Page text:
The construction industry is ever-changing. Major advances in technology, a growing focus on going green and several natural disasters like the wildfires in California and Hurricanes Harvey and Irma all impacted the construction industry in 2017.
Here’s a look at The Top 6 Construction Trends that Ben’s General Contracting Corp. predicts the industry can expect in 2018:
1. Increase in Modular and Prefabricated Construction Projects
In 2017, modular and prefabrication construction increased in popularity in both residential and commercial construction. Modular homes and modular commercial buildings are built off-site in a temperature controlled factory environment and are not affected by bad weather delays or delays waiting for inspections. With the added benefits of being cost-effective and energy efficient, coupled with the quick completion time (they come 80-85% complete), the demand for modular construction will continue to grow in 2018.
2. Smart Home Technology on the Rise
According to market research company, Statista, the household penetration of smart homes is at 14.2 % in 2018 and is expected to hit 28.6 % by 2022. In 2017, 33% of homes were estimated to have at least one connected device. Homeowners are purchasing items like smart appliances, smart door locks, or smart thermostats allowing them remote access to adjust their home’s temperature or lock their doors from their smartphones and tablets. Voice activated smart speakers like Amazon Echo or Google Home are making these smart appliances even more attractive. Statista further states that, “Smart homes are predicted to spread not just to residential areas and living spaces, but various types of buildings and industries.”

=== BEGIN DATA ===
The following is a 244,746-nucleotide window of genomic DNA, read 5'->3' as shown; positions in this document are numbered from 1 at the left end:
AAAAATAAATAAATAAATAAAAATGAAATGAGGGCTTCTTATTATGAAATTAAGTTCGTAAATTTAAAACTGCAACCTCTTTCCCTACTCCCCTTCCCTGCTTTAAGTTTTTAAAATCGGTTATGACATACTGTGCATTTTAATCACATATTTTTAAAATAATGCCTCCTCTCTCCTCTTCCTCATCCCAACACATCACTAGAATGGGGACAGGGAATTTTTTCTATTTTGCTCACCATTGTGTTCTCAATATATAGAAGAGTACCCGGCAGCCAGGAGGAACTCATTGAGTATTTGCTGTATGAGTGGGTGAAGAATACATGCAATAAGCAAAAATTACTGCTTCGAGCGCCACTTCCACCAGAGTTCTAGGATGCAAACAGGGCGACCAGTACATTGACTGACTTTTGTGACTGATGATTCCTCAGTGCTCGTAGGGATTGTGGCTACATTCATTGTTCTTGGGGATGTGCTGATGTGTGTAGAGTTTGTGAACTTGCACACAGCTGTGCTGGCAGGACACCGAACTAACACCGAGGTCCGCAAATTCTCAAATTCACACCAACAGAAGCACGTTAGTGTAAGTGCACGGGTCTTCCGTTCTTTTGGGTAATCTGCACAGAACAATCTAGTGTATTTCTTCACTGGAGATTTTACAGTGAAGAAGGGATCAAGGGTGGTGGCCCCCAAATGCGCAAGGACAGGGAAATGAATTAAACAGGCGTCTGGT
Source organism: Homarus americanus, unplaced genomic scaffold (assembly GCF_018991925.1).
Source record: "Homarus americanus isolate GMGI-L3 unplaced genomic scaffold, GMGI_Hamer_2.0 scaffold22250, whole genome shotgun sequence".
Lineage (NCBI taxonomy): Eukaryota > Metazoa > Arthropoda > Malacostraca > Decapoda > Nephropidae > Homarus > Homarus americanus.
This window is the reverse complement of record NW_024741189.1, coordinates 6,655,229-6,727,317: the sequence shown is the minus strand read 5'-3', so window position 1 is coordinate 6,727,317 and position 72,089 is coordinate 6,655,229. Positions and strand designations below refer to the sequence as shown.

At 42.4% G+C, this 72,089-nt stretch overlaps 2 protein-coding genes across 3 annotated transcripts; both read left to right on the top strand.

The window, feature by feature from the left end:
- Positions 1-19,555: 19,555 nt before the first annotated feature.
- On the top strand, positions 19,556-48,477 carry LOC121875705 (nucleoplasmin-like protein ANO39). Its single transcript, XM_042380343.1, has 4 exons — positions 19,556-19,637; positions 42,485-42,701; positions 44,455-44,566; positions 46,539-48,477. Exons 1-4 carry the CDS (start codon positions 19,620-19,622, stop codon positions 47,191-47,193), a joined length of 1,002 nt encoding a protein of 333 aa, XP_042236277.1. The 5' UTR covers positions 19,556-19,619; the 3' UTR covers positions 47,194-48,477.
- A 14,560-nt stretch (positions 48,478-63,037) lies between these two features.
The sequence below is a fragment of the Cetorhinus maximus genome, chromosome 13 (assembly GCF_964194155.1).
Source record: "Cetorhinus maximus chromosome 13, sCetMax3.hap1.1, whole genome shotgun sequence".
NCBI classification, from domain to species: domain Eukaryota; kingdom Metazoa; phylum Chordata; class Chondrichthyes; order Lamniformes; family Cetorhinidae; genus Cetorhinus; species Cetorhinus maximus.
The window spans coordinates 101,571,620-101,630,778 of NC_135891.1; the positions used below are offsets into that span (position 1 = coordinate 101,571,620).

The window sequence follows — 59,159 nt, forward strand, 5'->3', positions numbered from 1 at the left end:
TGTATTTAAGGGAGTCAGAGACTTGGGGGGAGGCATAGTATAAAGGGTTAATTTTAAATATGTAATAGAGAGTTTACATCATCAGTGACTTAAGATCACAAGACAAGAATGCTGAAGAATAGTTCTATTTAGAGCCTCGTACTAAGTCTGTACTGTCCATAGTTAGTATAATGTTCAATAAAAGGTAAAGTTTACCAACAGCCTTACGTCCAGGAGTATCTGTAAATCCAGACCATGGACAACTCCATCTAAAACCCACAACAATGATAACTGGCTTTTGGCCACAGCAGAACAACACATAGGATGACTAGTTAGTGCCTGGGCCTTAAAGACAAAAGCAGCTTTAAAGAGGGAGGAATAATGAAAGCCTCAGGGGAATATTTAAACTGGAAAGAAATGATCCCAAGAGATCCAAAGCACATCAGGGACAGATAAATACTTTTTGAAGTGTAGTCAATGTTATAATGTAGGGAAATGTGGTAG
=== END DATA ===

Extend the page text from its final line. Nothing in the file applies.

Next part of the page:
Drones, equipped with cameras, are one of the most significant trends in the construction industry for 2018. They can provide several benefits to contractors and their clients. Drones can survey job sites, inspect difficult to access sites and improve site safety. Footage collected from drones can help monitor the job site and capture job progress for both builders and their clients.
4. Material Costs Continue to Rise and Alternative Materials May Be the Solution
Material costs are high and are expected to continue to increase steadily in 2018. Partially due to natural disasters like Hurricanes Harvey and Irma, builders are seeing an increase in lumber prices. In addition, drywall, concrete, iron, steel, and roofing material prices continue to rise. According to John Burns Real Estate Consulting Senior Vice President Jody Kahn, that by the end of 2018, approximately 21 billion dollars of building materials will have been needed to clean up Florida and Texas. Kahn further states that spending on building materials rose 9% last year and may rise another 5% this year. To make up for these rising costs, builders can look to eco-friendly, renewable or recycled building materials in 2018.
5. Focus on Going Green
The Green construction movement is not a new one, but it is still going strong in 2018 and predicted to continue to rise for many years to come. Solar panels, water conservation, energy efficient windows, and touchless faucets are just a few of the biggest trends in green, energy efficient home and commercial construction.
For more about ways to boost your commercial building’s energy efficiency, click here: http://www.bgccorp.com/2017/09/boost-your-commercial-buildings-energy-efficiency-four-tactics/
6. Focus on Outdoor Spaces
The trend towards investing in outdoor living space began several years ago and is still going strong in 2018. Many homeowners highly value creating their outdoor oasis and fire pits, pools, building larger decks, and outdoor kitchens are just a few of the trends we will continue to see increase in popularity in 2018. And it is a great investment according to Remodeling magazine’s 2017 Cost Vs. Value who found “a nearly 60 to 71 percent return on investment when homes with outdoor living features are sold”.
Interested in remodeling your home in 2018? Call us today at 516-623-2945 for an appointment!
-Article Written by Lauren Norinder